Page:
Pirate radio is a safety hazard

Don’t glamorize it.

Your editorial on tough fines imposed by the Federal Communications Commission on illegal pirate radio operators (“Give radio pirates chance to go legit,” Jan. 2) minimizes the risks these unlawful broadcasts pose to public safety. Pirate radio broadcasts have repeatedly interfered with air traffic controllers and emergency service communications, as well as with licensed radio station broadcasts that provide Emergency Alert System signals that you cite as important in keeping listeners out of danger. When you are landing at Logan Airport, do you really want pirate radio signals interfering with airline pilot and air traffic controller communications?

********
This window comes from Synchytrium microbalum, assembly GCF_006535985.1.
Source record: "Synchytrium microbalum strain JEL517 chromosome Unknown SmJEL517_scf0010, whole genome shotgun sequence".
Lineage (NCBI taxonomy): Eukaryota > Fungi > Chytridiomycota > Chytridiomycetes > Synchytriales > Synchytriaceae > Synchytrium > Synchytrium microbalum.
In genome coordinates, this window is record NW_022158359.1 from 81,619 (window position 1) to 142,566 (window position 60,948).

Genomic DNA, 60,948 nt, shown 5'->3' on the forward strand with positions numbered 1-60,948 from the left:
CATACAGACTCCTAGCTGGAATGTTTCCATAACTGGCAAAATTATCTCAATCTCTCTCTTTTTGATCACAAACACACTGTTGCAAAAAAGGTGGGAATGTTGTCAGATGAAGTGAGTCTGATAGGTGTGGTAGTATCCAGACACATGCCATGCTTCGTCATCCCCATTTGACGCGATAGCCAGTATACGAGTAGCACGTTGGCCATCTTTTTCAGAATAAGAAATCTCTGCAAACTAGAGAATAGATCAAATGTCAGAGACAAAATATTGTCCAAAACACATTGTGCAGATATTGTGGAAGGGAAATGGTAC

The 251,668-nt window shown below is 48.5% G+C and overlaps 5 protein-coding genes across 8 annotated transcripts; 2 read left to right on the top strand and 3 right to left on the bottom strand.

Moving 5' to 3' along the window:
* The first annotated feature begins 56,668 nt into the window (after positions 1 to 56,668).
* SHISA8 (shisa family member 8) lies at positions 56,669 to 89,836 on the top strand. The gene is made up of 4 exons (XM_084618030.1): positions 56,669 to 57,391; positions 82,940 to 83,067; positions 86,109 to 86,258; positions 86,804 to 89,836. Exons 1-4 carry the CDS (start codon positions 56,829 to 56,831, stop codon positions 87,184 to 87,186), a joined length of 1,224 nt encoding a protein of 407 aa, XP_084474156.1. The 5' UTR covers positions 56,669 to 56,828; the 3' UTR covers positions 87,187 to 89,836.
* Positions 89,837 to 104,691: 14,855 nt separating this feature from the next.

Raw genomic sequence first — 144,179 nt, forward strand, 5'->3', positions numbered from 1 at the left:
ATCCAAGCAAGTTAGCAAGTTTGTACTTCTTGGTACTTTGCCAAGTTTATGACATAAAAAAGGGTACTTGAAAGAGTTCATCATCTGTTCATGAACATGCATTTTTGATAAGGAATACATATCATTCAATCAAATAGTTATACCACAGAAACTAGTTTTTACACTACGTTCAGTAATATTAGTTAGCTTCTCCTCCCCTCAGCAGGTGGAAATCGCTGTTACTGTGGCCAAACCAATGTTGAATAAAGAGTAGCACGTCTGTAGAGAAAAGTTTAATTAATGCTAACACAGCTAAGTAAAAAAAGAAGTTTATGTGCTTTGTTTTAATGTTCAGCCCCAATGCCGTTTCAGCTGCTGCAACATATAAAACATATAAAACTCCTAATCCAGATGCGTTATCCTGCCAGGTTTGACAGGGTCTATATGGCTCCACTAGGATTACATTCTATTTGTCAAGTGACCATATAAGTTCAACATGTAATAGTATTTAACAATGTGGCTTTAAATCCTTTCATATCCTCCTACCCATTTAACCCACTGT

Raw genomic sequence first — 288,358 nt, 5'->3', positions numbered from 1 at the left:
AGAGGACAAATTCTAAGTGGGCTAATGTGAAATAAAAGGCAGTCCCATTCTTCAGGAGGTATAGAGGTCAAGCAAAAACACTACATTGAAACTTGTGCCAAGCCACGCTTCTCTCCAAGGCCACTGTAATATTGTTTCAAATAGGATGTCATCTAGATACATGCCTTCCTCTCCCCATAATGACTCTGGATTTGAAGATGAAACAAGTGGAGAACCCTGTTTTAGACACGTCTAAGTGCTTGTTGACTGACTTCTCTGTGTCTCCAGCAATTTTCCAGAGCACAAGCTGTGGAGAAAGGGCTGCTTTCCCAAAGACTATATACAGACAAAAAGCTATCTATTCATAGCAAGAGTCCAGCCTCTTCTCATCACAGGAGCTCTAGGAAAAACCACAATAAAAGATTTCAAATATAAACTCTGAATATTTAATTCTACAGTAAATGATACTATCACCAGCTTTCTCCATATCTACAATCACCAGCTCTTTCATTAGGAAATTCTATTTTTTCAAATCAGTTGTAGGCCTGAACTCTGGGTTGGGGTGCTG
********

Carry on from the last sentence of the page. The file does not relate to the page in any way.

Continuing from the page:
With other options such as Internet radio available to pirate operators, licensed radio broadcasters are thankful the FCC is finally cracking down on those that flout the law. We are also supportive of the Pirate Act, which would provide the FCC with stronger resources to combat illegal pirate radio. This bipartisan legislation has passed the House of Representatives and is under consideration by the Senate.


Pirate radio should not be glamorized but instead recognized for what it is: a threat to public safety and interference-free broadcasting.

Dennis Wharton

Executive vice president of communications, National Association of Broadcasters

Washington, D.C.